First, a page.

The Myth of Food Combining
A Theory That Needs To Be Put To Rest
Is there any truth to the food combining method so many people practice? In a word, no. This idea of ‘food combining’ came originally from work at the end of the 1800’s by Dr William Hay and has been popularized through various food combining diet books published over the last ten years.
Unfortunately, this crazy and unnecessary food alchemy left many people completely frustrated and returning to their former “bad” habits of eating refined foods, never completely understanding proper nutrition.
Eating in such a way creates an almost impossible dietary regimen that requires more planning, preparing and self-discipline than most could manage. None of it is necessary and your body does not require such a meticulous and disciplined approach to better health.
The idea of food combining has about the same scientific credibility as a lunar eclipse occurring every second Tuesday of the month. Humans have one stomach and a medium-length gut which makes us omnivores and quite capable of handling for example, a steak (protein and fat) and potatoes (carbohydrate) at the same meal.
These authors state that toxins are produced when we eat carbohydrates and proteins together, because the body can only break down one type of food at a time. But in truth, pancreatic enzymes for digestion of carbohydrates and protein are secreted simultaneously regardless of the type of food eaten.
What we’re not told
Advocates of food combining don’t tell you that almost all foods, even when eaten individually, are combinations of fat, protein and carbohydrates to begin with. One cup of broccoli, for example, has approximately 2.6 grams of protein, 4.6 grams of carbohydrate and 0.3 grams of fat. A little common sense tells us that if you couldn’t digest protein and carbohydrate together most of the world’s population would be in serious trouble, because rice, a combination of protein and carbohydrate, is a staple part of diets in many parts of the world. The same goes for bread, pasta, baked beans, breakfast cereals, milk, yogurt and many vegetables.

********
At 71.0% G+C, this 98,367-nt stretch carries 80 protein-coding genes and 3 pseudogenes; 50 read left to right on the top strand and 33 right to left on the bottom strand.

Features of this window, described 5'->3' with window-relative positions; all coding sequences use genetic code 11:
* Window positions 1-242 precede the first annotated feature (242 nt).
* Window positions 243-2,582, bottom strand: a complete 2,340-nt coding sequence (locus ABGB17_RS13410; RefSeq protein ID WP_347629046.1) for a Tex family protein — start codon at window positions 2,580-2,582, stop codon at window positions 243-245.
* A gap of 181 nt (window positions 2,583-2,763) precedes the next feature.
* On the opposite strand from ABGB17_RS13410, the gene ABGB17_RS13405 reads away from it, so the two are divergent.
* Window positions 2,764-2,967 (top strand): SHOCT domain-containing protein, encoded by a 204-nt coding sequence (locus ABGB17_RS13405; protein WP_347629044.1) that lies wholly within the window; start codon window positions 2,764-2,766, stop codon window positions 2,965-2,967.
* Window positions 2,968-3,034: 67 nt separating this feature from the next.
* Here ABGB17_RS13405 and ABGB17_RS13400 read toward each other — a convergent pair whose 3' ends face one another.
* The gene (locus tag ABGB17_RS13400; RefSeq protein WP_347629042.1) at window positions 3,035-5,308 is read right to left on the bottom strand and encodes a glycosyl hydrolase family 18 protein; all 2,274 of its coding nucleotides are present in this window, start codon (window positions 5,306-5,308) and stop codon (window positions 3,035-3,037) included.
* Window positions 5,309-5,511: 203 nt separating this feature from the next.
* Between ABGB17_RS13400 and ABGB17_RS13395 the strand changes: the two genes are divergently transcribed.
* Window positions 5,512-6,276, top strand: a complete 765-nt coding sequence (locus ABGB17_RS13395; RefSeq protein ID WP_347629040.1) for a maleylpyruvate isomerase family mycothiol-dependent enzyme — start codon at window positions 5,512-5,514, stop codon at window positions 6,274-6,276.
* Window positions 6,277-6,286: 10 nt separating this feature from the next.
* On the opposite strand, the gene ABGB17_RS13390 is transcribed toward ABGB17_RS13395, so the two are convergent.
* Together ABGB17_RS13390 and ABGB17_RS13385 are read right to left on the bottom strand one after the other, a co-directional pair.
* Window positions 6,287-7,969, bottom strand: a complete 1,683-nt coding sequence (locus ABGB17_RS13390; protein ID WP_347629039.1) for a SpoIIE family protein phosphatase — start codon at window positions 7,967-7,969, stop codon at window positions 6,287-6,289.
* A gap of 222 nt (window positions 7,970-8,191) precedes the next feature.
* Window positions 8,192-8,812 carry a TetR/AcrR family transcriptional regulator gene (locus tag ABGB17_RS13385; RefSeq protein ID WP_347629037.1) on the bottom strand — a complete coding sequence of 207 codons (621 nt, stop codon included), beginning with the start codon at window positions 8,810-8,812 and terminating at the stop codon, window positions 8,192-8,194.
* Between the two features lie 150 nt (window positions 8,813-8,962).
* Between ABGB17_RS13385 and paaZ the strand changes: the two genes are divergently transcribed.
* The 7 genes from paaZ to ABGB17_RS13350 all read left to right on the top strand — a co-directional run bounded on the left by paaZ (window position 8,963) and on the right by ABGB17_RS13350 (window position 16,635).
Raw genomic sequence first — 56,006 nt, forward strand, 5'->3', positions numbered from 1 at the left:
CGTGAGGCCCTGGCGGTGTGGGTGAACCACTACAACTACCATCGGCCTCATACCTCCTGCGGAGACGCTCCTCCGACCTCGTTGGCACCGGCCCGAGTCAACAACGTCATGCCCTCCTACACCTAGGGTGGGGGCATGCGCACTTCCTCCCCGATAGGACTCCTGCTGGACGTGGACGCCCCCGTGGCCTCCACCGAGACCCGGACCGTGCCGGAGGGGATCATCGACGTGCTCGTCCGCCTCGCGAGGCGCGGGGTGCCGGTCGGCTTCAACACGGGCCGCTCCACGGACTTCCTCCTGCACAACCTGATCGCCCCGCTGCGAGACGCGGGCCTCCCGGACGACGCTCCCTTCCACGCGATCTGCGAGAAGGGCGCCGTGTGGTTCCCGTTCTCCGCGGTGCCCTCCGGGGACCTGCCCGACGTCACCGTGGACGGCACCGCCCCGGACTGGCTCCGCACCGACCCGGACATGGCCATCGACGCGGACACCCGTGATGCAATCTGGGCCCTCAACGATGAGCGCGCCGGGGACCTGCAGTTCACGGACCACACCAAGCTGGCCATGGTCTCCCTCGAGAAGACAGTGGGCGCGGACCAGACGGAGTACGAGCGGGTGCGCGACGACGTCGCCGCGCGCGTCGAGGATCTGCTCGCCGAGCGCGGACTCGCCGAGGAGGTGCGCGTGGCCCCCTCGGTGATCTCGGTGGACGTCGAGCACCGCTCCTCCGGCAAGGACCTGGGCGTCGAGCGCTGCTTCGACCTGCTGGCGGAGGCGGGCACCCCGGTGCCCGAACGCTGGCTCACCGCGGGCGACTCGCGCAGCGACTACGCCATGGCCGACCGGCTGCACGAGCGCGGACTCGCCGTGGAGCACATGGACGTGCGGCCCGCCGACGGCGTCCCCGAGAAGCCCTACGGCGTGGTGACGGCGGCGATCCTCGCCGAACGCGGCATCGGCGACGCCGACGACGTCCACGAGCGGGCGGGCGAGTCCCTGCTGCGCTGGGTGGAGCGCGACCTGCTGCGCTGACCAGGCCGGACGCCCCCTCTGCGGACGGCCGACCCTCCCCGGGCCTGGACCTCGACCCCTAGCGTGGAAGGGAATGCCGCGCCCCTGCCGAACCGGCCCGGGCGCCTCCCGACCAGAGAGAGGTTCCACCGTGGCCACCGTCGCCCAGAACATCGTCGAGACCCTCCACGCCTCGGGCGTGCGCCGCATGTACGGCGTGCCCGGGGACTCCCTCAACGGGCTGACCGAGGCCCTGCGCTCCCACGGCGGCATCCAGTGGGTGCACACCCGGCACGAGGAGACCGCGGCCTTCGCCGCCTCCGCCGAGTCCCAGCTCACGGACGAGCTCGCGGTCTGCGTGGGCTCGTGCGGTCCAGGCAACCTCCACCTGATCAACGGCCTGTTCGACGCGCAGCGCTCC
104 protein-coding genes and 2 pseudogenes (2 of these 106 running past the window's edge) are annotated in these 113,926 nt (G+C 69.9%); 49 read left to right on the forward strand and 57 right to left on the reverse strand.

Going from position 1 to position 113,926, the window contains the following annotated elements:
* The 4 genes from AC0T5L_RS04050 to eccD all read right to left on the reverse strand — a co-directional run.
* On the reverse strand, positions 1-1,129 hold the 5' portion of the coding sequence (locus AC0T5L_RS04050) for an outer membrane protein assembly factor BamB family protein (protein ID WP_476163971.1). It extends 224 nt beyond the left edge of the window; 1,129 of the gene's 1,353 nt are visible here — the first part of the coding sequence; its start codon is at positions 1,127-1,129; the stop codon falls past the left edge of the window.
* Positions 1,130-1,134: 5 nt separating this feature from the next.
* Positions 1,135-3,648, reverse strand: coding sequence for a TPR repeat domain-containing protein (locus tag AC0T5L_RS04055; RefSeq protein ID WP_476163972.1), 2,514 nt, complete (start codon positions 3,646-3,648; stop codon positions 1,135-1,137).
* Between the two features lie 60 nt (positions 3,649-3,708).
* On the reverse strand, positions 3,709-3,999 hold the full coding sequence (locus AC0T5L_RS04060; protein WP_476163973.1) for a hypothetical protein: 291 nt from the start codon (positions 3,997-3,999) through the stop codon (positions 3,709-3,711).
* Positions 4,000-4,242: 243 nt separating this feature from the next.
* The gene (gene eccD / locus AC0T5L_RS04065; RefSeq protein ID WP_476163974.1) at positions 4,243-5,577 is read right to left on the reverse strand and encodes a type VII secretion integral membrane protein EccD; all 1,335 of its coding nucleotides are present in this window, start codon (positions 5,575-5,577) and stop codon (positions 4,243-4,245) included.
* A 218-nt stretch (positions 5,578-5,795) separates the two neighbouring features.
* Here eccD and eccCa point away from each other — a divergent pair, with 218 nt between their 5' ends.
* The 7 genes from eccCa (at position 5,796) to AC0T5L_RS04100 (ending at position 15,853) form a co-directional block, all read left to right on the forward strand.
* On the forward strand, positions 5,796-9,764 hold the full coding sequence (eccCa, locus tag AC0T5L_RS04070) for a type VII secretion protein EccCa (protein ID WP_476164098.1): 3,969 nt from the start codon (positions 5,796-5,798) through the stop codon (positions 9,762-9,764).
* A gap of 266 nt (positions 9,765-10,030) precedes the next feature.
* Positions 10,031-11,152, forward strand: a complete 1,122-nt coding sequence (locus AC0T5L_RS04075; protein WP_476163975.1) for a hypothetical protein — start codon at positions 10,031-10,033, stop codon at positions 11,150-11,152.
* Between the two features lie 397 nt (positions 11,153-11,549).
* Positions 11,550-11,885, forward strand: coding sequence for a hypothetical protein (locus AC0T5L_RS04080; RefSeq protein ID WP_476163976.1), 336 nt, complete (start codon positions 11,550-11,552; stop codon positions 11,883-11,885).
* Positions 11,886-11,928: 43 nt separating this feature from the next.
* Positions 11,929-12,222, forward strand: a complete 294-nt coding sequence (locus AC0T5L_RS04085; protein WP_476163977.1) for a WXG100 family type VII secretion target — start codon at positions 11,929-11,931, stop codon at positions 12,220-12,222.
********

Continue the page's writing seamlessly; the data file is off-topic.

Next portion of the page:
What would we eat if all these foods ‘fermented’ in our body? If you eat beans, for example, you’re getting carbohydrates (sugars and starches), protein and fibre, among other things. A simple dish like a peanut butter sandwich, or oatmeal with milk contains sugars, starches, protein and fat. Our digestive system handles food combinations very efficiently. As we chew food and saliva acts upon it, it begins the breakdown of starches into sugars. Other enzymes come into play along the line, resulting in almost complete digestion and absorption of nutrients, no matter how they are combined.
“According to dietitian and author of the “American Dietetic Association Complete Food and Nutrition Guide,” Roberta Larson Duyf, eating foods in various combinations and avoiding others does not reduce toxins or improve digestion. Your digestive system is designed to digest a variety of foods and nutrients, regardless of the combination. Positive hygiene habits, avoiding tobacco smoke and eating antioxidant-rich foods, such as colorful fruits and vegetables, are more useful, effect means of reducing or preventing toxins from causing harm.” (Livestrong.com)
Unnecessary burden when eating
Eating is not meant to be complicated. The overwhelming evidence shows that a varied, balanced diet with foods eaten in nutritious combinations utilize vitamins and minerals best. For instance, foods high in vitamin C (such as fruits) boost the body’s absorption of non heme iron from grains. That’s one reason fruit and whole grains make such a good breakfast combination.
There isn’t a single culture that has based their eating habits on food combining. Here in the West, where we have everything in abundance, we have the luxury of fantasizing about what we eat. Those who are starving in other parts of the world eat whatever is available. And imagine a little baby having to look for one food which says ‘protein’ and the other ‘carbohydrate.’ That doesn’t happen because breast milk is a perfect blend of protein, carbohydrate and fat suited to the digestive tract of an infant. It provides all the necessary building blocks for the little body to grow.
The single biggest factor is faulty digestion today is the eating of refined foods. These fibreless, nutrition devoid abominations wreak havoc on our digestion. In my practice, I’ve had tremendous success with this problem by introducing whole foods, in as complete a state to nature as possible. For most people. variety of such foods aids digestion, rather than making it more difficult. However, if certain combinations of foods disagree with you, then eat them separately until your digestion or disorder improves.
The process of digestion is incredible intricate and synchronized and there is no proof that it is limited by various combinations of nutrients eaten together or apart. Bodily health depends on a proper total intake of macronutrient intake through healthy, unprocessed foods.
In my opinion, the theory of protein carbohydrate incompatibility is bunk, but don’t tell that to the many self-proclaimed nutrition gurus which ignore the facts and continued to sell outdated ideas. As they say, don’t let facts ruin your income generating potential.